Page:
Compassionate Communities

stylized illustrations of people and leaves

What are Compassionate Communities?

Compassionate Communities are networks of individuals and organizations that believe it is everyone’s responsibility to care for each other through life-limiting illness, dying, caregiving and grief.

A Compassionate Communities movement formed in the mid-2000s with the goals of building community support, recognizing illness, dying and grief as part of life, and making sure these subjects are talked about in social settings, embedded in policymaking and highlighted in the arts.

Compassionate Communities can be formal or informal, permanent or temporary, and include:

  • health care providers
  • social service agencies
  • schools
  • faith communities
  • workplaces
  • neighbourhoods
  • social groups

Compassionate Communities are groups of people who help each other through times of crisis and loss.

Why are they important?

Compassionate Communities provide practical and emotional support to those who are sick, reduce the burden on caregivers, and offer meaningful opportunities for human connection at life’s critical moments.

They complement health services and expand the community’s capacity to care for people facing a serious illness.

The role of hospice and palliative care societies

Hospice and palliative care societies put the philosophy of Compassionate Communities into action in communities across Alberta.

These non-profit organizations offer a range of programs and services to support people living with serious illnesses, including public education, volunteer services, grief support, and in some cases, residential hospice care.

To find out more about their activities over the past five years and the opportunities they identify to improve public understanding of palliative care, read our report, Raising Public Awareness of Palliative Care: A 2021 survey of Alberta Hospice and Palliative Care Societies.

Find a local palliative care or hospice society near you through the directory of the Alberta Hospice Palliative Care Association.

How to get started

Is your community group or organization interested in expanding community support for those who are sick, caregiving or grieving? As a first step, consider attending or hosting PalliLearn courses to gain valuable knowledge and skills.

Next, browse the list of resources below and choose one that would help your group identify concrete ways to nurture more supportive communities where you live, work, worship or play.

  • A Resource Guide for Community Development of Palliative and End-of-Life Care within Alberta | Interested in starting a palliative care society in your community? This resource developed by Alberta Health Services provides important information about how to get started, including information about training, fundraising and logistics.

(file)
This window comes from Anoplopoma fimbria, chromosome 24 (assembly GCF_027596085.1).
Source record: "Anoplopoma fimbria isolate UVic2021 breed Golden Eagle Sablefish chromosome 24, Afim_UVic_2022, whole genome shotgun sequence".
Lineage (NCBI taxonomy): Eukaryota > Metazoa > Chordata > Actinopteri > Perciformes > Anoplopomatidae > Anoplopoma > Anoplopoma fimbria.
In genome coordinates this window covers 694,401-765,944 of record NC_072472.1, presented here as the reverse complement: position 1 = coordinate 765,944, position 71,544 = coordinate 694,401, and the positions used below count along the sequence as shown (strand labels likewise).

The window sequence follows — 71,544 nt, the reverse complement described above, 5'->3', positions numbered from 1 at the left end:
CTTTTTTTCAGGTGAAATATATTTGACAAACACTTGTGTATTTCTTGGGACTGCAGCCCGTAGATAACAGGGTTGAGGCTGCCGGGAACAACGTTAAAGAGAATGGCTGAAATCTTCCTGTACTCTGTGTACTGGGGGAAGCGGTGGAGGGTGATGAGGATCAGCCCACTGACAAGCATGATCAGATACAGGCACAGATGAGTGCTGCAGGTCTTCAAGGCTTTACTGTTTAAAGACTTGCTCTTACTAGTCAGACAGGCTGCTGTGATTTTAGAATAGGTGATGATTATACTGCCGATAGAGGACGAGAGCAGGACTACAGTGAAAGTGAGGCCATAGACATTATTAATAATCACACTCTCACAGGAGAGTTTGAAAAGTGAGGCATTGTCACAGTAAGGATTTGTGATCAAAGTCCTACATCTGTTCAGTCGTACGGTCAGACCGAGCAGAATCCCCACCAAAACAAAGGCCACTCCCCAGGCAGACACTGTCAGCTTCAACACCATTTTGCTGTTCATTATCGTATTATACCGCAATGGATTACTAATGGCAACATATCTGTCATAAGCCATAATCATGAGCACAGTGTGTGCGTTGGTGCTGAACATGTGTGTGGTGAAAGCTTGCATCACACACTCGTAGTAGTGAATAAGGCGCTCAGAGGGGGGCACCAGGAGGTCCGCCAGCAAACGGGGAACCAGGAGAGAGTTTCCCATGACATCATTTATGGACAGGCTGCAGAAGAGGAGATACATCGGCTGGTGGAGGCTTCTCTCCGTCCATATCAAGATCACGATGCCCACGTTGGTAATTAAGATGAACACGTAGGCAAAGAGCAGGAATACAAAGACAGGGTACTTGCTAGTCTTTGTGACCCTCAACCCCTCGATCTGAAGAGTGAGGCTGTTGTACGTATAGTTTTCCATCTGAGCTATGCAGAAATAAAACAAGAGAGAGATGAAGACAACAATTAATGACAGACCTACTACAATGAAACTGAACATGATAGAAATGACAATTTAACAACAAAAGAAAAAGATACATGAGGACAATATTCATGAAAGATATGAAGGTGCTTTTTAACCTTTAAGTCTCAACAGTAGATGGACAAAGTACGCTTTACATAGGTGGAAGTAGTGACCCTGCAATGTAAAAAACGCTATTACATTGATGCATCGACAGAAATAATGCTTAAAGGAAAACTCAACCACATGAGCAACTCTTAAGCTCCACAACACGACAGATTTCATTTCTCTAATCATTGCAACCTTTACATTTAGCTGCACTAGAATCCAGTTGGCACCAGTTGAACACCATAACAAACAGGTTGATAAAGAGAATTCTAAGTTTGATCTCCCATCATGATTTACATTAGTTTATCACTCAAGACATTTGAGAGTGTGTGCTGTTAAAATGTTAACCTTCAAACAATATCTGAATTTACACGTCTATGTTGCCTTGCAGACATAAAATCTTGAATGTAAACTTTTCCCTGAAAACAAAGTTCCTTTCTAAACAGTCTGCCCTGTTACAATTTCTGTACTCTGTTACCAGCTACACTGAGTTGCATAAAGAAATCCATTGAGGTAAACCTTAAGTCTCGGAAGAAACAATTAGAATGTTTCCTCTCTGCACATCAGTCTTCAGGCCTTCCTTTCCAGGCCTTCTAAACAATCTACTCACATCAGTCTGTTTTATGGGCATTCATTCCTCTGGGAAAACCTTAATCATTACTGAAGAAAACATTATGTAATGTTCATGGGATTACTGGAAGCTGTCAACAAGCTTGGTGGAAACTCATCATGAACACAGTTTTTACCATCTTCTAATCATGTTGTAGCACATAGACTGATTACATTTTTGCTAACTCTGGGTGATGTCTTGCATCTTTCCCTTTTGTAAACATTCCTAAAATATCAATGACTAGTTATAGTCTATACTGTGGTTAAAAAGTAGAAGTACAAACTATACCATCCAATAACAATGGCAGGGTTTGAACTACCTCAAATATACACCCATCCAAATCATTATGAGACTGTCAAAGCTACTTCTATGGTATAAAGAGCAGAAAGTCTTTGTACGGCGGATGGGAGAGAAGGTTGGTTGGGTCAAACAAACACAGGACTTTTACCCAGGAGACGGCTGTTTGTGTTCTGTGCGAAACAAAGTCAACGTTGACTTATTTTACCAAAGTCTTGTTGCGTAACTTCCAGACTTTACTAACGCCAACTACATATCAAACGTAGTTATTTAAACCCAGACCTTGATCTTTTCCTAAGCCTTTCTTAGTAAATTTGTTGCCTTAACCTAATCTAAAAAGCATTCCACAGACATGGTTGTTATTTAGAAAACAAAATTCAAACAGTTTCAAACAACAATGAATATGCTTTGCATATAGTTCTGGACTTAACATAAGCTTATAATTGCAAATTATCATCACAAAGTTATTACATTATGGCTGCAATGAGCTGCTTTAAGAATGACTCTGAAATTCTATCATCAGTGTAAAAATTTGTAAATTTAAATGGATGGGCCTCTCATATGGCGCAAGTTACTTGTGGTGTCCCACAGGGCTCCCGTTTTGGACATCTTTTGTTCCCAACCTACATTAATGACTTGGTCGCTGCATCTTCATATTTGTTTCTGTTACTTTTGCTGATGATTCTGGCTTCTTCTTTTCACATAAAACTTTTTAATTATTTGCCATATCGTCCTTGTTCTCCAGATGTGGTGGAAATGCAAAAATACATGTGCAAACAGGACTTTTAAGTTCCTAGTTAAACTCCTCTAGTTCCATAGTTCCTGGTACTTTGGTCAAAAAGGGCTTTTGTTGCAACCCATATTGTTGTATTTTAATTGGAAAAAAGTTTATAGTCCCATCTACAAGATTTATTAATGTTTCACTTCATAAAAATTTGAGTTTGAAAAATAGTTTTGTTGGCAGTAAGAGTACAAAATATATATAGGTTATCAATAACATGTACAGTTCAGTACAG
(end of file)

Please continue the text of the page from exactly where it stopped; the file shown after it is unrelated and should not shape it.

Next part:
• Atlas CareMap Community Workshop Toolkit | A toolkit from Pallium Canada that contains everything needed to run workshops that explain why and how to make a Care Map – a practical way to coordinate support for those who are sick as well as those who care for them.
  • Compassionate Communities Toolkit | A suite of resources developed by the BC Centre for Palliative Care to help communities assess their level of readiness and commitment, then undertake action planning to build more compassionate communities.
  • Compassionate Community Startup Toolkit | A toolkit from Pallium Canada to help community groups launch compassionate community initiatives. Includes presentation materials introducing the concept and a discussion guide to help identify community strengths and gauge support.
  • Compassionate Community Workplace Toolkit | Practical resources developed by Pallium Canada to help employers, managers, and employees increase awareness and reduce stigma surrounding serious illness, caregiving and grief in the workplace.
  • Death Literacy Index | A survey developed by researchers at Western Sydney University to help community groups measure their knowledge and ability to support each other towards the end of life. A Community User Guide provides guidance on how to use the survey to take action and to measure the impact of initiatives undertaken.
  • Developing Palliative Care Programs in First Nations Communities and Supporting the Development of Palliative Care Programs in First Nations Communities | A set of resources developed by researchers at Lakehead University. Includes a workbook for use by First Nations communities and a guide for outside partners such as health care providers and policy makers to support First Nations in building community capacity to provide palliative care.
  • Nav-CARE | Created by Dr. Wendy Duggleby at the University of Alberta and Dr. Barbara Pesut at the University of British Columbia and run in collaboration with community-based organizations, this program trains volunteers to support people with declining health to live as well and independently as long as possible.
  • Quick Start Implementation Guide: Carer-Friendly Workplace Standard | Easy-to-read starter guide developed by researchers at McMaster University to help managers and HR professionals better understand the demands on employees who are caregivers and provide practical tips on how to better support them in the workplace.
stylized illustration of people

Are you an educator?

My name is Tuan and I work for a grassroots organization that invests a lot of time and energy training its volunteers. We've learned about a range of social supports, but we've never gotten into topics related to helping people comfortably experience a life-limiting illness. Do any exist?

PalliLearn